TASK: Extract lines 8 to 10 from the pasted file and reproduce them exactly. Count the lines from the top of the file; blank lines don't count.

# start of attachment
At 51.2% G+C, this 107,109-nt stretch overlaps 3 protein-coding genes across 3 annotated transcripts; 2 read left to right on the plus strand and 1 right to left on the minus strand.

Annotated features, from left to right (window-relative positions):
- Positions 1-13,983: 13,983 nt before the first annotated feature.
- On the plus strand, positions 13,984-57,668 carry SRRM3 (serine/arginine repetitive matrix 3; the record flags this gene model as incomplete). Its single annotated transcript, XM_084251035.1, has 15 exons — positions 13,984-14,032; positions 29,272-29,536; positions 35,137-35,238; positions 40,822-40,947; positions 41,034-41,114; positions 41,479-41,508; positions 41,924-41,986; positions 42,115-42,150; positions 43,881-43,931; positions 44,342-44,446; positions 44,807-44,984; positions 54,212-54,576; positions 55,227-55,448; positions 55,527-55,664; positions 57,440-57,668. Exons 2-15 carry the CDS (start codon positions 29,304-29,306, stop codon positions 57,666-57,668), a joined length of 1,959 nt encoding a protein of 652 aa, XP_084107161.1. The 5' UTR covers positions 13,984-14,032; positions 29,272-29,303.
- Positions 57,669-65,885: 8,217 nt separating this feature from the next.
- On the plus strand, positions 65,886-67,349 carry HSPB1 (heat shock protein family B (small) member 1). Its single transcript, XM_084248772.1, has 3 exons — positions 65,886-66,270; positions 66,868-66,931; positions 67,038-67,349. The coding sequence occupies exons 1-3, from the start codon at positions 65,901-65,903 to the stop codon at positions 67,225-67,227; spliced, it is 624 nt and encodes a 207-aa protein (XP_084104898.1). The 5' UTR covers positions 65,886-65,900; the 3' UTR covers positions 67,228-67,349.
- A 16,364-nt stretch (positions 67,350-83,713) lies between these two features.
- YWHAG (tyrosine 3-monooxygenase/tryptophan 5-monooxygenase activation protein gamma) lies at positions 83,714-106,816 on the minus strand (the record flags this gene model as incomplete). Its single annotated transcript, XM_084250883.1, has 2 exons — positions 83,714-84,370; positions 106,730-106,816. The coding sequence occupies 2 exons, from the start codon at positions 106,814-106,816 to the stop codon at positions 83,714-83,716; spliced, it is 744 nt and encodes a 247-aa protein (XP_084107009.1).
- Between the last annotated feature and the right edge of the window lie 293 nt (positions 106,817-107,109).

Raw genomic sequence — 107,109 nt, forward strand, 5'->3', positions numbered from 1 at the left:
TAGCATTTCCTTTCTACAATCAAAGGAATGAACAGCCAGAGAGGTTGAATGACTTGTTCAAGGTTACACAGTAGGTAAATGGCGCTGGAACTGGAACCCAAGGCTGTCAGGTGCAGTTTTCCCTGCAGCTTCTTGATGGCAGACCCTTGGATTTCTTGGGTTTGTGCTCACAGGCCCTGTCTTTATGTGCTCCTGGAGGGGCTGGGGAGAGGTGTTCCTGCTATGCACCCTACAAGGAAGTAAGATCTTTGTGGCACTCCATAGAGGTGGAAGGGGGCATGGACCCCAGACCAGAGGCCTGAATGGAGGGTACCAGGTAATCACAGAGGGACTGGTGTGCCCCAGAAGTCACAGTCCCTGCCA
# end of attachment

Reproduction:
- YWHAG (tyrosine 3-monooxygenase/tryptophan 5-monooxygenase activation protein gamma) lies at positions 83,714-106,816 on the minus strand (the record flags this gene model as incomplete). Its single annotated transcript, XM_084250883.1, has 2 exons — positions 83,714-84,370; positions 106,730-106,816. The coding sequence occupies 2 exons, from the start codon at positions 106,814-106,816 to the stop codon at positions 83,714-83,716; spliced, it is 744 nt and encodes a 247-aa protein (XP_084107009.1).
- Between the last annotated feature and the right edge of the window lie 293 nt (positions 106,817-107,109).

Raw genomic sequence — 107,109 nt, forward strand, 5'->3', positions numbered from 1 at the left: